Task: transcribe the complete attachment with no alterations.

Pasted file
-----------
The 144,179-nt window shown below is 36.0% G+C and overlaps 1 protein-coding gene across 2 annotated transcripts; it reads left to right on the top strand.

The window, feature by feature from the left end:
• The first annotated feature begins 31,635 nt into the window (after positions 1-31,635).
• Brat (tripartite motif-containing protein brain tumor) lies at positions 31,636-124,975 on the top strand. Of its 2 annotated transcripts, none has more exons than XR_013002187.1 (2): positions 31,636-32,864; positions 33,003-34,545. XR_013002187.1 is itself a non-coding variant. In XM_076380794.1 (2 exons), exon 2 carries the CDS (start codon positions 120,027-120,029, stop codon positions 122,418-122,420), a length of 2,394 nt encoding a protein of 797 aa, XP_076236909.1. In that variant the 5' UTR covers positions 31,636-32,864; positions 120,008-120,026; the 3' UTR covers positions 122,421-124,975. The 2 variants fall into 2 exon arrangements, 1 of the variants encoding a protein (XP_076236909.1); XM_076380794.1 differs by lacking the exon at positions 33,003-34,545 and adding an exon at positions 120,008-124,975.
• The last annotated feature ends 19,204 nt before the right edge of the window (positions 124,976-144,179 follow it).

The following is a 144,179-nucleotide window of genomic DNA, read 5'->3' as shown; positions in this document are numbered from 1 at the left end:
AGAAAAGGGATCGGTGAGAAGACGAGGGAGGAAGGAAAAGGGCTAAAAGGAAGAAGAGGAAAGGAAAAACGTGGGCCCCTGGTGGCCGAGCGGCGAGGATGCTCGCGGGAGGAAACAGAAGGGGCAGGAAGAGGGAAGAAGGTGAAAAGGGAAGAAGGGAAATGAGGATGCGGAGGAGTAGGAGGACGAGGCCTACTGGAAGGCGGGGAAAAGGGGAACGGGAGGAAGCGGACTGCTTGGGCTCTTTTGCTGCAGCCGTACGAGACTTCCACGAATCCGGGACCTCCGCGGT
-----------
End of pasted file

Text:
The 144,179-nt window shown below is 36.0% G+C and overlaps 1 protein-coding gene across 2 annotated transcripts; it reads left to right on the top strand.

The window, feature by feature from the left end:
• The first annotated feature begins 31,635 nt into the window (after positions 1-31,635).
• Brat (tripartite motif-containing protein brain tumor) lies at positions 31,636-124,975 on the top strand. Of its 2 annotated transcripts, none has more exons than XR_013002187.1 (2): positions 31,636-32,864; positions 33,003-34,545. XR_013002187.1 is itself a non-coding variant. In XM_076380794.1 (2 exons), exon 2 carries the CDS (start codon positions 120,027-120,029, stop codon positions 122,418-122,420), a length of 2,394 nt encoding a protein of 797 aa, XP_076236909.1. In that variant the 5' UTR covers positions 31,636-32,864; positions 120,008-120,026; the 3' UTR covers positions 122,421-124,975. The 2 variants fall into 2 exon arrangements, 1 of the variants encoding a protein (XP_076236909.1); XM_076380794.1 differs by lacking the exon at positions 33,003-34,545 and adding an exon at positions 120,008-124,975.
• The last annotated feature ends 19,204 nt before the right edge of the window (positions 124,976-144,179 follow it).

The following is a 144,179-nucleotide window of genomic DNA, read 5'->3' as shown; positions in this document are numbered from 1 at the left end:
AGAAAAGGGATCGGTGAGAAGACGAGGGAGGAAGGAAAAGGGCTAAAAGGAAGAAGAGGAAAGGAAAAACGTGGGCCCCTGGTGGCCGAGCGGCGAGGATGCTCGCGGGAGGAAACAGAAGGGGCAGGAAGAGGGAAGAAGGTGAAAAGGGAAGAAGGGAAATGAGGATGCGGAGGAGTAGGAGGACGAGGCCTACTGGAAGGCGGGGAAAAGGGGAACGGGAGGAAGCGGACTGCTTGGGCTCTTTTGCTGCAGCCGTACGAGACTTCCACGAATCCGGGACCTCCGCGGT